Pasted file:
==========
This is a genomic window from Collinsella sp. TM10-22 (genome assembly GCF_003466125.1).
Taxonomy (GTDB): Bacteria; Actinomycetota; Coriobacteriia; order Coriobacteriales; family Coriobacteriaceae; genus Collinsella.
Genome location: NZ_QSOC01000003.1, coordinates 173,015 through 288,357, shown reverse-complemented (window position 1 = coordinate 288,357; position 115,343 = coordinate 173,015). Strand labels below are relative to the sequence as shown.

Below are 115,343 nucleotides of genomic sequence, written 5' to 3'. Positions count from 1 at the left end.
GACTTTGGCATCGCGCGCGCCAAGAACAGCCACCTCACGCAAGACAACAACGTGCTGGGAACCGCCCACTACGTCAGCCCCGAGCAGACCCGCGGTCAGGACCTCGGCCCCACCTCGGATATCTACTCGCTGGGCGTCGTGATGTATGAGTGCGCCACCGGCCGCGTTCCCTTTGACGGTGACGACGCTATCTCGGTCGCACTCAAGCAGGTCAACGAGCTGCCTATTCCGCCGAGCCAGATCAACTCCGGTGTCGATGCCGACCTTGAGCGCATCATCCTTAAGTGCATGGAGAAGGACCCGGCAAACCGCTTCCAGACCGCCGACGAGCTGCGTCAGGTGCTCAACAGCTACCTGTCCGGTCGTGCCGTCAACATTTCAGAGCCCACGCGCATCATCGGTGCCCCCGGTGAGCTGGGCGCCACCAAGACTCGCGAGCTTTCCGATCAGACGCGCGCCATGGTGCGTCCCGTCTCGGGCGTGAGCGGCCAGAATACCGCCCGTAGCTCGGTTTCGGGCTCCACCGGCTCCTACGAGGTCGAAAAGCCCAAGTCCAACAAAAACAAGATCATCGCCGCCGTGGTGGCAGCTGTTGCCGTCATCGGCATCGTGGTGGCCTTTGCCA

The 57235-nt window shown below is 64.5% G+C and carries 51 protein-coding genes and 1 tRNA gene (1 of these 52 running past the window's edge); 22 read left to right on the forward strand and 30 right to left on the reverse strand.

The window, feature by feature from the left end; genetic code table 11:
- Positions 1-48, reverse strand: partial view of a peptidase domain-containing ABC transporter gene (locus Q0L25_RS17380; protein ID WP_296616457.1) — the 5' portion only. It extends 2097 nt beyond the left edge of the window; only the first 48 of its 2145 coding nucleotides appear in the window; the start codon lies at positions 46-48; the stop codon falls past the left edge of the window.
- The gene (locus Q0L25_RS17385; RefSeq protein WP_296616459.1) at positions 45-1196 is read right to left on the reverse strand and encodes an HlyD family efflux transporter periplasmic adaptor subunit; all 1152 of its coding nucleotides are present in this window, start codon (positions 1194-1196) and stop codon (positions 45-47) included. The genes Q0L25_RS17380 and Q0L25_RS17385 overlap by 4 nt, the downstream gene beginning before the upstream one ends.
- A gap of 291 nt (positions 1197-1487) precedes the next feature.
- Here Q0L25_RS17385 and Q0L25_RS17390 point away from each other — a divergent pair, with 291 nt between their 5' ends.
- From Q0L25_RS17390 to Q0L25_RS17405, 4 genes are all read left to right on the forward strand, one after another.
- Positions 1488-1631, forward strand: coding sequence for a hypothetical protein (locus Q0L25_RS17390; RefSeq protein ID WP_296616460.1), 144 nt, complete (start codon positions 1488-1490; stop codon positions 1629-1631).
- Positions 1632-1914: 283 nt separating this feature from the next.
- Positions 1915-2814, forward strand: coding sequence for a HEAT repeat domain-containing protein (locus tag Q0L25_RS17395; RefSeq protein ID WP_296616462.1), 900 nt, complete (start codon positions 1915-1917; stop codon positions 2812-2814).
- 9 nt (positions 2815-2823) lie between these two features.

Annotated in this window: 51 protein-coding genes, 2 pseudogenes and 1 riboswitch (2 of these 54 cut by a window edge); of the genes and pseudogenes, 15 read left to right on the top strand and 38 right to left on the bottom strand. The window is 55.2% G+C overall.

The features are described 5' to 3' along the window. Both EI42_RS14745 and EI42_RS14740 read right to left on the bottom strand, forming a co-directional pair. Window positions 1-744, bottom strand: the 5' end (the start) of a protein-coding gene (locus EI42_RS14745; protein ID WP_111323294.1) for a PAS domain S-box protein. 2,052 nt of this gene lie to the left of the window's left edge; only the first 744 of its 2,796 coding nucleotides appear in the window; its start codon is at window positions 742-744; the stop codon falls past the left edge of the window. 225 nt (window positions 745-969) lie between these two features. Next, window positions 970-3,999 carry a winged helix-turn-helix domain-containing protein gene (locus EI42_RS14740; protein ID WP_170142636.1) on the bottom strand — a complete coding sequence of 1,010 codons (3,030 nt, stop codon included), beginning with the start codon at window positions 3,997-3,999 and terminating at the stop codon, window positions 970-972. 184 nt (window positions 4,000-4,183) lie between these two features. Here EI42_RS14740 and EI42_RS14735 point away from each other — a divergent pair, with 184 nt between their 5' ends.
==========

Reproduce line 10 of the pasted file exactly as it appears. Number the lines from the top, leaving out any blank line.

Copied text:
- A gap of 291 nt (positions 1197-1487) precedes the next feature.